I personally drink more water in the winter than any other time of the year,and the colder the better!! But I do love my tea,cocoa,hot cider etc!!! Just remember though that caffeine(sp?) acts as a diuretic and can actually work against you if you are trying to rehydrate. Thats not to say you shouldnt drink any caffeine,just drink it in moderation. Suger can also dehydrate you because when sugar is ingested water is drawn from your body tissue into your stomach to dilute it. Though I would rather eat my sugar and chase it with plenty of water than to do without the extra calories to help keep warm!!! Just something to consider because I get dehydrated very easily so I watch my fluids constantly!!! And when properly hydrated you will be able to stay much warmer !!! Welp thats my 2cents. Thanks for the good info Chris!!! Streamweaver

Alligator
12-03-2003, 18:27
Lots of good tips Chris. Hydration is very important. With the temperature ranges you specified, care should be taken to keep water from freezing. A solidly dependable water bottle is a must. Although I don't keep my fuel in my bag, (white gas, fewer cold weather problems), I do keep a water bottle in my bag to keep it from freezing. I like to use my wide mouth Nalgene in the winter. Narrow openings, such as on a platypus, tend to freeze, so I do not use these for overnight water storage. For extra comfort, I boil some water before bedtime and place it in the Nalgene. Keeps the feet nice and warm. Alternatively, store the Nalgene upside down in a boot. If it freezes, the ice will be on the bottom when flipped. (Unless frozen solid.) During the evening, I do use a platypus to hold water, but I keep this inside my jacket to prevent freezing. Always be careful with the caps when doing this.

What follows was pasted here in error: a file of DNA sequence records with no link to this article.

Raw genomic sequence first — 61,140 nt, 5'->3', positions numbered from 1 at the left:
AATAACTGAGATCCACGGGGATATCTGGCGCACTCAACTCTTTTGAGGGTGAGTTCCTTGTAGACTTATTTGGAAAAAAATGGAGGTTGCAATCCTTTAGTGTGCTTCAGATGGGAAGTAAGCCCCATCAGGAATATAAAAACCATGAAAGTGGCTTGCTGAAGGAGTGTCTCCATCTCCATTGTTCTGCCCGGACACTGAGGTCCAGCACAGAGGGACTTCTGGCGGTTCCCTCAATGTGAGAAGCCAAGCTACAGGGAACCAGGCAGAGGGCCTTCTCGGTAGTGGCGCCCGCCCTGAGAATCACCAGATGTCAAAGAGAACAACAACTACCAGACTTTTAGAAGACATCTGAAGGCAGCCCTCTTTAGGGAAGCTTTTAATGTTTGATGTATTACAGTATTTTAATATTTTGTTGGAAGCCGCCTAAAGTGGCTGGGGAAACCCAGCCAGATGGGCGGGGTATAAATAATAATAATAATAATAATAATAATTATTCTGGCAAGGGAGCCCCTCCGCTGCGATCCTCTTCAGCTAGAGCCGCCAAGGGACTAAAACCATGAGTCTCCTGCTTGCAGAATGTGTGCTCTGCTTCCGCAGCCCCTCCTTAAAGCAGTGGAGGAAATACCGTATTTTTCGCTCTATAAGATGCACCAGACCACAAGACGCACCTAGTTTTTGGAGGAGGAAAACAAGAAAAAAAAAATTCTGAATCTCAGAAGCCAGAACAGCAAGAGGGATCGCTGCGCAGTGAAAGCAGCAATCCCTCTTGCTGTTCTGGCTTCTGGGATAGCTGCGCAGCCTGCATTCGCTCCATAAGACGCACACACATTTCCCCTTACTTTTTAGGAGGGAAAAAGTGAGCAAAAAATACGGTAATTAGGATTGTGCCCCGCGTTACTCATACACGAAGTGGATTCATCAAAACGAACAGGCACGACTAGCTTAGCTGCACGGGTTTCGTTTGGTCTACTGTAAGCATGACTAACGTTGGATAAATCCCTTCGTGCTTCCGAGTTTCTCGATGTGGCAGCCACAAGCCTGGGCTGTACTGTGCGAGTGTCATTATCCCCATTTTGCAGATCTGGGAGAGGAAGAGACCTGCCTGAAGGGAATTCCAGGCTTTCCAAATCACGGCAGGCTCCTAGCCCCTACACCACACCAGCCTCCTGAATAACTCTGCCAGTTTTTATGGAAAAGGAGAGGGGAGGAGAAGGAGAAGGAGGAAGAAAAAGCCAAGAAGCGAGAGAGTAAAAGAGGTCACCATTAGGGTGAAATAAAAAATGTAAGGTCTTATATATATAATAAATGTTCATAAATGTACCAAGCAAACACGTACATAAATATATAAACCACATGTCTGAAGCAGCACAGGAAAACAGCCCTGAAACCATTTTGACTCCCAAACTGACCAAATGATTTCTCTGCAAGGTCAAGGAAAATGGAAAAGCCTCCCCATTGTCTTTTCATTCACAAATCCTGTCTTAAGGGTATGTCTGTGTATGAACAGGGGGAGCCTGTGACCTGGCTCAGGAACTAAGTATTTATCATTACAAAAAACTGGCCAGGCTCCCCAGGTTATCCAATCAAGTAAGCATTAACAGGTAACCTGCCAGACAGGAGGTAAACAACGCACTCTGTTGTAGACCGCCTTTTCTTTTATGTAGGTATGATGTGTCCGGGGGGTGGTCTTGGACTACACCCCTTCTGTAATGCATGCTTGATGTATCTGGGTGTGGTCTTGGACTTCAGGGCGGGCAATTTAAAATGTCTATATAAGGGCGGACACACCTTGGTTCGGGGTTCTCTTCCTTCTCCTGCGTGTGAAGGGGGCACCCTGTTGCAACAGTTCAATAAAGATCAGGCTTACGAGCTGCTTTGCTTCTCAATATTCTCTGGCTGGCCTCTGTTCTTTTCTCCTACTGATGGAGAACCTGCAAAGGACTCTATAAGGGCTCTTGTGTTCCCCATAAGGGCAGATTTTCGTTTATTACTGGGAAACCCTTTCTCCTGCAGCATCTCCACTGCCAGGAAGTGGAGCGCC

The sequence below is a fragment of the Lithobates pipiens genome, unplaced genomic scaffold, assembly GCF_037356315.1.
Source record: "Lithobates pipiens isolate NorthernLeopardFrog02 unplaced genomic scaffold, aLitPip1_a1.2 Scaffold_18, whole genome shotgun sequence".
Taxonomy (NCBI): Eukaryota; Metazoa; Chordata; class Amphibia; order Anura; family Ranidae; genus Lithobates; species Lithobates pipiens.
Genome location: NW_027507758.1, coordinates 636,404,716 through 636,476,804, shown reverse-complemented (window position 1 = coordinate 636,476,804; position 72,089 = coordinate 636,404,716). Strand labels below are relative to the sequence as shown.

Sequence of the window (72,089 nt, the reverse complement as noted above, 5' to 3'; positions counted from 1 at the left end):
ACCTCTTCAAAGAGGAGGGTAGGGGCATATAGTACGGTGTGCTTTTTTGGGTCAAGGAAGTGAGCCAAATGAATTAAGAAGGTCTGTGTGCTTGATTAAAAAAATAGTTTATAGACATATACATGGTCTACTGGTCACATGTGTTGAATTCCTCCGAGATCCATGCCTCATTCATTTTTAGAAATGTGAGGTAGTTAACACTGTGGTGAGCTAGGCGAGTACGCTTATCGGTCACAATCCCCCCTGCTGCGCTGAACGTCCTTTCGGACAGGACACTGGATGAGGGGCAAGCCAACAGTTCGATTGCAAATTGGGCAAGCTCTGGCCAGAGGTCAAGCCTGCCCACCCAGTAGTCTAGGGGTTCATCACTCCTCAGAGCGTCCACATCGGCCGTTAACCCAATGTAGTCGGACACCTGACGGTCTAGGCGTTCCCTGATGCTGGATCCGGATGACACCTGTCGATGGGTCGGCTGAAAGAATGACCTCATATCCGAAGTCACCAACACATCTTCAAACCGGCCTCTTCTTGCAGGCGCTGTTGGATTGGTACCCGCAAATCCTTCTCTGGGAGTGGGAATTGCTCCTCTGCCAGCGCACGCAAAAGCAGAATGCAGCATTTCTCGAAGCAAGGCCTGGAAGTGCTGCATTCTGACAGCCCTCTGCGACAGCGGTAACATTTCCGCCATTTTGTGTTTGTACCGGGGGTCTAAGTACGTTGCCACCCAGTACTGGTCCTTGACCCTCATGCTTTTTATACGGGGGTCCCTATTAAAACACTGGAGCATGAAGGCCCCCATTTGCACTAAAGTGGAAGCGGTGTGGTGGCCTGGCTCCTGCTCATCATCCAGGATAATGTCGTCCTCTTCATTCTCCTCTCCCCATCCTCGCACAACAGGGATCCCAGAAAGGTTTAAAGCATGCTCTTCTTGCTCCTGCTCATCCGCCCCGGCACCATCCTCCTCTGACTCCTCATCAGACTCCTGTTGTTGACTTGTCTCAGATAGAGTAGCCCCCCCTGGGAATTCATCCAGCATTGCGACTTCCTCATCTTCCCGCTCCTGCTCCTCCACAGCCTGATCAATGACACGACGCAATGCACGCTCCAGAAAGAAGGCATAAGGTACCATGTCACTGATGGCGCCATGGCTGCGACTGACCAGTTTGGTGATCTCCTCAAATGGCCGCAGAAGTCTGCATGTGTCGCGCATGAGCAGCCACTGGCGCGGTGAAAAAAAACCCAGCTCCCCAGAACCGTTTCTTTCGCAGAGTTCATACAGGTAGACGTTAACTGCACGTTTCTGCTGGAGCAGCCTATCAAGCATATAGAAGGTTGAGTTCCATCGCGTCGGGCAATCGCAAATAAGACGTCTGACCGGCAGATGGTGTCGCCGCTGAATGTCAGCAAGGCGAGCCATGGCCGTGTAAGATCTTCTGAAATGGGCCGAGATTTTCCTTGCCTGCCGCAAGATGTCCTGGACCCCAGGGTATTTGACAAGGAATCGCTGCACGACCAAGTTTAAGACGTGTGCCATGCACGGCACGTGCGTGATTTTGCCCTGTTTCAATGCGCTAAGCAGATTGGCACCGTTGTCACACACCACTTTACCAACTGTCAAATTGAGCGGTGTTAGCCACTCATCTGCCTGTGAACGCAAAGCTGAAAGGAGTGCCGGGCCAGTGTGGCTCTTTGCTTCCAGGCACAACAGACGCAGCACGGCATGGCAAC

I like to get the tent up first thing. Then no matter what happens, I have shelter. But getting water heated to eat with first is also a good idea, because food=warmth. If with a buddy, split the tasks.

I do two dinners too, plus multiple hot drinks. If that candy bar before bed has some nuts in it, all the better, because the proteins take longer to digest. I even keep a candy bar close should I wake up cold in the middle of the night.

A jacket with several inside (mesh) pockets is really helpful to keep items warm, such as lighters, water, and snacks.

Chappy
12-03-2003, 19:24
Chris: re you tenting or using shelters in winter? Also, if tenting, do you cook inside the tent the following morning? Thanks.

Percival
12-03-2003, 19:55
What are Ferrata II Pants and where can I view them on the internet? I plugged it in Gooble and nothing came up. Also searched for Ferrata II, nothing.

Who is MEC?

Streamweaver
12-03-2003, 20:34
MEC (http://www.mec.ca/Main/home.jsp) MEC Is Mountain Equipment Co op A British Columbia gear company. Streamweaver

Crash
12-04-2003, 09:27
GREAT THREAD.
I've been thinking about down pants but its hard to find- at least at a reasonable price.